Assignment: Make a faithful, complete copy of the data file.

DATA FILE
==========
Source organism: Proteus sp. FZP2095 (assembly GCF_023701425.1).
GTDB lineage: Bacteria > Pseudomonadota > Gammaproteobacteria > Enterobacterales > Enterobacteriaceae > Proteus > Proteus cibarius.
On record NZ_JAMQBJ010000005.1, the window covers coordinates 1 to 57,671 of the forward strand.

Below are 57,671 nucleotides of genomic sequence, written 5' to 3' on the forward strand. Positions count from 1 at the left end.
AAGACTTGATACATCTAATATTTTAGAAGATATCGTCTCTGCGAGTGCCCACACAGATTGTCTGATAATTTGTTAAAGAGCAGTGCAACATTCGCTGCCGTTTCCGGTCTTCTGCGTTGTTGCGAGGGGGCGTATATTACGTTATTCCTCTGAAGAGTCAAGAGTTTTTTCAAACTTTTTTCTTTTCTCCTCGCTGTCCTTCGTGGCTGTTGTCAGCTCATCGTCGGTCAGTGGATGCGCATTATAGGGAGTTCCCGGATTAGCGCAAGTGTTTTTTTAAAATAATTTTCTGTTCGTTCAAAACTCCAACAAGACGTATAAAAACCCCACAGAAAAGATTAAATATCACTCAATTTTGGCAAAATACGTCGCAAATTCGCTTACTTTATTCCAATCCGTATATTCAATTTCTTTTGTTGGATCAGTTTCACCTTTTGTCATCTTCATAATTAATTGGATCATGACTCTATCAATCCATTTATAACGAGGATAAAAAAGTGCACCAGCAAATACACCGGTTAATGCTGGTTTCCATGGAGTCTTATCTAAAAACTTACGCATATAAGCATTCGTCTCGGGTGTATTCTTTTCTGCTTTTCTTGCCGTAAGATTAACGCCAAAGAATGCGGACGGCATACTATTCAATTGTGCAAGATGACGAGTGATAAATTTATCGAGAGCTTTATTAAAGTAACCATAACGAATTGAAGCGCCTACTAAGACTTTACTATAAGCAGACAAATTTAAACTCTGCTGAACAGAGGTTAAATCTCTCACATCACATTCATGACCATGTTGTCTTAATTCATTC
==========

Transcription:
Source organism: Proteus sp. FZP2095 (assembly GCF_023701425.1).
GTDB lineage: Bacteria > Pseudomonadota > Gammaproteobacteria > Enterobacterales > Enterobacteriaceae > Proteus > Proteus cibarius.
On record NZ_JAMQBJ010000005.1, the window covers coordinates 1 to 57,671 of the forward strand.

Below are 57,671 nucleotides of genomic sequence, written 5' to 3' on the forward strand. Positions count from 1 at the left end.
AAGACTTGATACATCTAATATTTTAGAAGATATCGTCTCTGCGAGTGCCCACACAGATTGTCTGATAATTTGTTAAAGAGCAGTGCAACATTCGCTGCCGTTTCCGGTCTTCTGCGTTGTTGCGAGGGGGCGTATATTACGTTATTCCTCTGAAGAGTCAAGAGTTTTTTCAAACTTTTTTCTTTTCTCCTCGCTGTCCTTCGTGGCTGTTGTCAGCTCATCGTCGGTCAGTGGATGCGCATTATAGGGAGTTCCCGGATTAGCGCAAGTGTTTTTTTAAAATAATTTTCTGTTCGTTCAAAACTCCAACAAGACGTATAAAAACCCCACAGAAAAGATTAAATATCACTCAATTTTGGCAAAATACGTCGCAAATTCGCTTACTTTATTCCAATCCGTATATTCAATTTCTTTTGTTGGATCAGTTTCACCTTTTGTCATCTTCATAATTAATTGGATCATGACTCTATCAATCCATTTATAACGAGGATAAAAAAGTGCACCAGCAAATACACCGGTTAATGCTGGTTTCCATGGAGTCTTATCTAAAAACTTACGCATATAAGCATTCGTCTCGGGTGTATTCTTTTCTGCTTTTCTTGCCGTAAGATTAACGCCAAAGAATGCGGACGGCATACTATTCAATTGTGCAAGATGACGAGTGATAAATTTATCGAGAGCTTTATTAAAGTAACCATAACGAATTGAAGCGCCTACTAAGACTTTACTATAAGCAGACAAATTTAAACTCTGCTGAACAGAGGTTAAATCTCTCACATCACATTCATGACCATGTTGTCTTAATTCATTC